Art And Culture

Sotheby’s Boosts Art-Loan Financing With $1b

Sotheby’s Boosts Art-Loan Financing With $1bSotheby’s Boosts Art-Loan Financing With $1b

Sotheby’s, the auction house under pressure from activist investors to boost profit, doubled the amount it can borrow to make art loans in a bid to win clients and top consignments.

Sotheby’s secured a credit line of more than $1 billion to make such loans from a consortium including General Electric Capital Corp., according to a filing last week. The New York-based auction house previously could borrow $550 million under that line.

More wealthy collectors and investors are taking advantage of rising art prices by borrowing against their trophy works. Banks including Goldman Sachs Group Inc. and Citigroup Inc., hedge funds and specialist lenders offer such services but Sotheby’s has an edge because it can also auction the works for clients, reports

“Sotheby’s financial services is another area where we can expand and grow profitably through improved focus and attention,” Tad Smith, Sotheby’s chief executive officer, said last month.

Smith, a media and entertainment executive who replaced William Ruprecht as CEO this year amid pressure from billionaire activist investor Daniel Loeb, is looking for ways to increase earnings amid record prices for art.

Revenue for the finance segment, a small but fast-growing business for Sotheby’s, increased 79% to $15.9 million in the first quarter from the same period a year earlier. Profit surged 41% to $4.3 million.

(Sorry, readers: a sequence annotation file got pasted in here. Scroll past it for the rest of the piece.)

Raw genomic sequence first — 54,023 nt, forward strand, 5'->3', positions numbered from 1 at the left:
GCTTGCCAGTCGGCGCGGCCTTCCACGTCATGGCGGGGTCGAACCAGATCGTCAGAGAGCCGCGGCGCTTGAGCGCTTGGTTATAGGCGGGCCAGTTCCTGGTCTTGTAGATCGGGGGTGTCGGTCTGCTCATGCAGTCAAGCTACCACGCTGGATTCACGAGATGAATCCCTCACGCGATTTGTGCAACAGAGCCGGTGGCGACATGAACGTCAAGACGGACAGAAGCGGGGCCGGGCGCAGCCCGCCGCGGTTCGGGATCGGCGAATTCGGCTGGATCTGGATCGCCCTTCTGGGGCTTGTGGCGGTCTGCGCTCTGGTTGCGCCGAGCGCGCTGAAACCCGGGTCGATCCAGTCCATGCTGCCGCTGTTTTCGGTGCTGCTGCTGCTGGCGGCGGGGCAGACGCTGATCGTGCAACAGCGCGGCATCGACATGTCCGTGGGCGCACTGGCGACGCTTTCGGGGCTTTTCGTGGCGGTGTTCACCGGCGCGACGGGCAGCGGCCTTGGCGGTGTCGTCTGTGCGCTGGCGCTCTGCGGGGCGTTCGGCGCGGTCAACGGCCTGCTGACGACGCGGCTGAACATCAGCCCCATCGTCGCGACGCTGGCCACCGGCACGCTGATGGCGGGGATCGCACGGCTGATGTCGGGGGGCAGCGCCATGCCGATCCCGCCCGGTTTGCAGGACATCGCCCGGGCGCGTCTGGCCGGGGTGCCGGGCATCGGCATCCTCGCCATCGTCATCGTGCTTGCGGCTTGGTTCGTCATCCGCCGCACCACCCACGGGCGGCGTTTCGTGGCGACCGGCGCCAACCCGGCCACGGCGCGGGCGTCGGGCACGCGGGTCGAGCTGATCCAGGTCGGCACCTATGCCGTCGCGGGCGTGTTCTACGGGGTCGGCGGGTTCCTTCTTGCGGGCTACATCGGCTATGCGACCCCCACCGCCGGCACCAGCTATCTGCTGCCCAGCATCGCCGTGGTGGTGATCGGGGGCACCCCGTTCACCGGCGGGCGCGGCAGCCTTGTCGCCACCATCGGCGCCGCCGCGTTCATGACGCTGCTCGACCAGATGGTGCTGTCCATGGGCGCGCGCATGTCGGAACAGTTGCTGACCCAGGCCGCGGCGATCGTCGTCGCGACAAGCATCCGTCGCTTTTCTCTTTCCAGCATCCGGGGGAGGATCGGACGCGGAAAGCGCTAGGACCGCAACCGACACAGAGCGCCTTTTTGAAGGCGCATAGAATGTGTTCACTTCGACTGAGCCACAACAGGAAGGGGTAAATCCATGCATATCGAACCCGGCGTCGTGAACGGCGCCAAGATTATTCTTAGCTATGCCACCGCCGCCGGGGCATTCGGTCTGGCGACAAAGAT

Higher Revenue

Sotheby’s revenue from its agency segment, which includes auction commissions, rose 4% to $127.9 million. In May, Sotheby’s sold $890 million of art during two weeks of big auctions in New York. Christie’s tally from the equivalent sales was $1.7 billion.

A syndicate of lenders led by GE Capital is backing the credit. Sotheby’s credit line to finance art-backed loans to clients rose from $550 million in August, the company said in a June 15 filing, an increase of 88%. Sotheby’s paid $2.7 million in fees to amend the agreement.

The auction house has been a GE Capital customer since 2009, when its credit facility was $200 million.

Until 2014, Sotheby’s used its cash flow to primarily finance loans on art. Since then it has set up a separate capital structure using borrowed funds.

“The increased borrowings under our credit facility are driven by the record level of loan portfolio balances,’ Jan Prasens, managing director of Sotheby’s Financial Services, said.”Art lending is a growing business for Sotheby’s.”

According to 2014 report by Deloitte/ArtTactic, 48% of 90 major art collectors surveyed said they would be interested in using their art collection as collateral for a loan, up from 41% in 2012.